But honestly in 4e my lived experience I describe with some of my feats or powers I select as such. But in the original zone no such expression was available aside from casters getting spells and fighters gaining magic items.So, originally classes were BOTH broad starting points AND narrow pre-defined concepts. You got to choose one or the other, and then it was expected the character would change and evolve with 'lived experience' (which was generally a much more significant thing in early play).
And while they definitely were not player controlled = as a DM I was asking players what kind of magic items and spells they wanted for their characters all the way back in 1e.
4e was interesting in the sense that its dense grid of options meant that lived experience could be subsumed within the system. That is you could simply use the build rules to basically reflect the things that happened to your character or that he accomplished. In some sense it is a complete realization of this early scheme.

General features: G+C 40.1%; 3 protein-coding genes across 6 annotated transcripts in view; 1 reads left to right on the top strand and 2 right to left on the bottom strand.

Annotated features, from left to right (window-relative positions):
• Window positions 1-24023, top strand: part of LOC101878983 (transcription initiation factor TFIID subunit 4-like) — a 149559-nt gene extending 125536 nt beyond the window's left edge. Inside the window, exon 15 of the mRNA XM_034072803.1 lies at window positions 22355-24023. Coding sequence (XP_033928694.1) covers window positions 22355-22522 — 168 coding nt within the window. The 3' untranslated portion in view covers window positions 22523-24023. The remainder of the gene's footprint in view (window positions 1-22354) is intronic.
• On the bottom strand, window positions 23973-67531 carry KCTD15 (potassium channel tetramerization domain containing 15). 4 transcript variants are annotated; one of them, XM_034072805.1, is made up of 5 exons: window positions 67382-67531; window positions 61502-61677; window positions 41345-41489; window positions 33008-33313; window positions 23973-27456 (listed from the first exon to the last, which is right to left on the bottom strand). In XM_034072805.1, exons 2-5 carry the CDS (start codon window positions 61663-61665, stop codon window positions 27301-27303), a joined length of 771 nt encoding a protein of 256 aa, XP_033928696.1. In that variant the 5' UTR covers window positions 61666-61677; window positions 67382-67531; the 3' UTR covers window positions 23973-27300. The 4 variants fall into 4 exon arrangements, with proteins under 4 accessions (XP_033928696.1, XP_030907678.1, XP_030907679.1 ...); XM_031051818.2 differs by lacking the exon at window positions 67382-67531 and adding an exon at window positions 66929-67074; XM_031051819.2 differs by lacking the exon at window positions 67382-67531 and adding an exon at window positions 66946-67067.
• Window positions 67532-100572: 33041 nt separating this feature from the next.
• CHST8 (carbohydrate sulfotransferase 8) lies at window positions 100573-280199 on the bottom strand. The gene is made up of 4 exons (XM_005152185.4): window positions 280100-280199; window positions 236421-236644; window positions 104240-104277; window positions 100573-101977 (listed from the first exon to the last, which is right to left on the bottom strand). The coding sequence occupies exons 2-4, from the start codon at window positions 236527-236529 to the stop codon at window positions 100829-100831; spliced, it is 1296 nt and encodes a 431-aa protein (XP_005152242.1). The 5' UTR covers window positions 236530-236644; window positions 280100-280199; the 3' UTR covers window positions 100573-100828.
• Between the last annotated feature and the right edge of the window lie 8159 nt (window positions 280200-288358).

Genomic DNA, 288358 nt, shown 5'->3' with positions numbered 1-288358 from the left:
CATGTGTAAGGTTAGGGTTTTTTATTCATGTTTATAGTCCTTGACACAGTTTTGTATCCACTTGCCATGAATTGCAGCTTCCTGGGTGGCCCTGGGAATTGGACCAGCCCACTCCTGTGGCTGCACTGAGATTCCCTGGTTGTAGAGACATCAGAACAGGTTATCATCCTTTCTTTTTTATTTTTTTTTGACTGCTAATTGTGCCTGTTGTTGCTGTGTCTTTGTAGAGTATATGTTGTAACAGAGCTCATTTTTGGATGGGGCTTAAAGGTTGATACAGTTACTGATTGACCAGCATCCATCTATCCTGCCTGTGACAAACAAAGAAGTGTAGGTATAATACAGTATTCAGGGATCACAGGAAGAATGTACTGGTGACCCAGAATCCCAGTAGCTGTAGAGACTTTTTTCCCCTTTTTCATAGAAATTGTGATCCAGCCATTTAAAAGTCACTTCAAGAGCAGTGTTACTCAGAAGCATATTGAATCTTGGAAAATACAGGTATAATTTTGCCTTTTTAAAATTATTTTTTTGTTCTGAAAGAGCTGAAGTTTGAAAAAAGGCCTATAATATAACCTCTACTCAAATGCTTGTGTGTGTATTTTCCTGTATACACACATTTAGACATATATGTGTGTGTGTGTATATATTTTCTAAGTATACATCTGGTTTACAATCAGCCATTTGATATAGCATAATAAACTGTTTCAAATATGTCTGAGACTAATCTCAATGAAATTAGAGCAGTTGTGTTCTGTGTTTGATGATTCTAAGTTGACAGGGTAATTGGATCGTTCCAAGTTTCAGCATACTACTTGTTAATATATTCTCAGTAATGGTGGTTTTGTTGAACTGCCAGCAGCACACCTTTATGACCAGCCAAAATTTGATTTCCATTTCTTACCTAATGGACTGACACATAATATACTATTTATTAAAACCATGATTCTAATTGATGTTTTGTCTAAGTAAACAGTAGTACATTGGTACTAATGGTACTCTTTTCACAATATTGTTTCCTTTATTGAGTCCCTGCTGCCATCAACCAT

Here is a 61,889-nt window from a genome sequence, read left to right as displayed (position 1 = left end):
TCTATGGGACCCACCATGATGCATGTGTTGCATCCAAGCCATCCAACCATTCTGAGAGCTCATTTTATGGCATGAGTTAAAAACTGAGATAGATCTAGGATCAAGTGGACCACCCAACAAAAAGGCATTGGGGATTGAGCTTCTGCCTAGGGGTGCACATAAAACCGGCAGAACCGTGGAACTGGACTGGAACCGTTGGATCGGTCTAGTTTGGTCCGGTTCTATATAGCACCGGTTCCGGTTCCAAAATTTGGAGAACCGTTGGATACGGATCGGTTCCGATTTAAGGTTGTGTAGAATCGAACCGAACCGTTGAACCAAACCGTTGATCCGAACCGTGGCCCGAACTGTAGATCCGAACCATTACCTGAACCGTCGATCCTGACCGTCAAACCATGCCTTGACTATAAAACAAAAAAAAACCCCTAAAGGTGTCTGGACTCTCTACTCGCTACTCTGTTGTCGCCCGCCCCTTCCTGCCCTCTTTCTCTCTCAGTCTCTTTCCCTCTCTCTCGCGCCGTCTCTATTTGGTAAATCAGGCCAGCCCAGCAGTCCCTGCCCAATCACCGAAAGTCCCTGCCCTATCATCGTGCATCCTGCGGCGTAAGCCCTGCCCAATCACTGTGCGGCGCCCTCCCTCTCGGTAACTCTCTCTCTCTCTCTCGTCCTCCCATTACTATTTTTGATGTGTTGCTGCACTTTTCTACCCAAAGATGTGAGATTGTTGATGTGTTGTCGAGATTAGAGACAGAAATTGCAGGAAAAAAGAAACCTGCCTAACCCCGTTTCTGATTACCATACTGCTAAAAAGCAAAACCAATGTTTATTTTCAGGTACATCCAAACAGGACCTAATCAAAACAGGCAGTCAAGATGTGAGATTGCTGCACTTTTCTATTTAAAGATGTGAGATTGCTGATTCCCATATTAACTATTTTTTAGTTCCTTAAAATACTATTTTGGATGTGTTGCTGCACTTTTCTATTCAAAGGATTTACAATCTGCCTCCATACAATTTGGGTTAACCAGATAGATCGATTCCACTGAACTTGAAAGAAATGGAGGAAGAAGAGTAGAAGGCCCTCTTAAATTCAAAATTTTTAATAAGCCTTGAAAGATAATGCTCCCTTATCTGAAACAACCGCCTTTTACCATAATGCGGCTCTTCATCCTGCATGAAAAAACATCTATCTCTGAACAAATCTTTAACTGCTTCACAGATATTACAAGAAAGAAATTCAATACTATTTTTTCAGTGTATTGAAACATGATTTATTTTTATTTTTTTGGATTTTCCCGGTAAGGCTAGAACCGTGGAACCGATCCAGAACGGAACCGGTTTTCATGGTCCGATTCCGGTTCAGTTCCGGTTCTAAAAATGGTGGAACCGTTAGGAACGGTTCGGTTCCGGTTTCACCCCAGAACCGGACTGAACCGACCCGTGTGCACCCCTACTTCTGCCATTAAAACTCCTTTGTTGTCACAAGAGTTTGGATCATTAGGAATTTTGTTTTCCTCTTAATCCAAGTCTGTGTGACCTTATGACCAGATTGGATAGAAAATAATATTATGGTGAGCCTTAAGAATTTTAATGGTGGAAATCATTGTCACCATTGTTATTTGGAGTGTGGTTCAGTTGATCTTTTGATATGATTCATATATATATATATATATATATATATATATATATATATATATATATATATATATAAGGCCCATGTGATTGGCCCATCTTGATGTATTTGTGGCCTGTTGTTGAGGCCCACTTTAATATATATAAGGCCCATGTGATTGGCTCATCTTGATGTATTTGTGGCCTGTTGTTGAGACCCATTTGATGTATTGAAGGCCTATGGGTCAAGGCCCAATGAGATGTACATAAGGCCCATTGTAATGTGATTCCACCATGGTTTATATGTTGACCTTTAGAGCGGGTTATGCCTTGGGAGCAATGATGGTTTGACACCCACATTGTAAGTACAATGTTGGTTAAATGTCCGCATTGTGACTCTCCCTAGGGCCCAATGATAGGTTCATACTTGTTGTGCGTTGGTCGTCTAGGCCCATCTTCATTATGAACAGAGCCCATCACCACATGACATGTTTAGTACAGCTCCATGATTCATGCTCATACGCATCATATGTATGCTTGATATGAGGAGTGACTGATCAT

Notice, when I designed my own game I took this to the logical extreme. There is a dense 4e like set of options, but you literally always acquire them through narrative play, there is no advancement as a separate concept where you pick things. ALL of your character is acquired through acquisition of stuff/experience/revelation. It is the whole essence of the class concept, welded with treasure/experience/items into a seamless and highly directed whole.
Having "Grand Masters" to train heros be part of the story is rather a fun idea like how Cu Cuhlaine gained his feats and such.
RuneQuest had a system of advancement where your skills advanced based on things happening entirely on camera. But I am not sure everything must be "on camera" is valuable.
It really turns up the DM gating of what you can have even more than typical.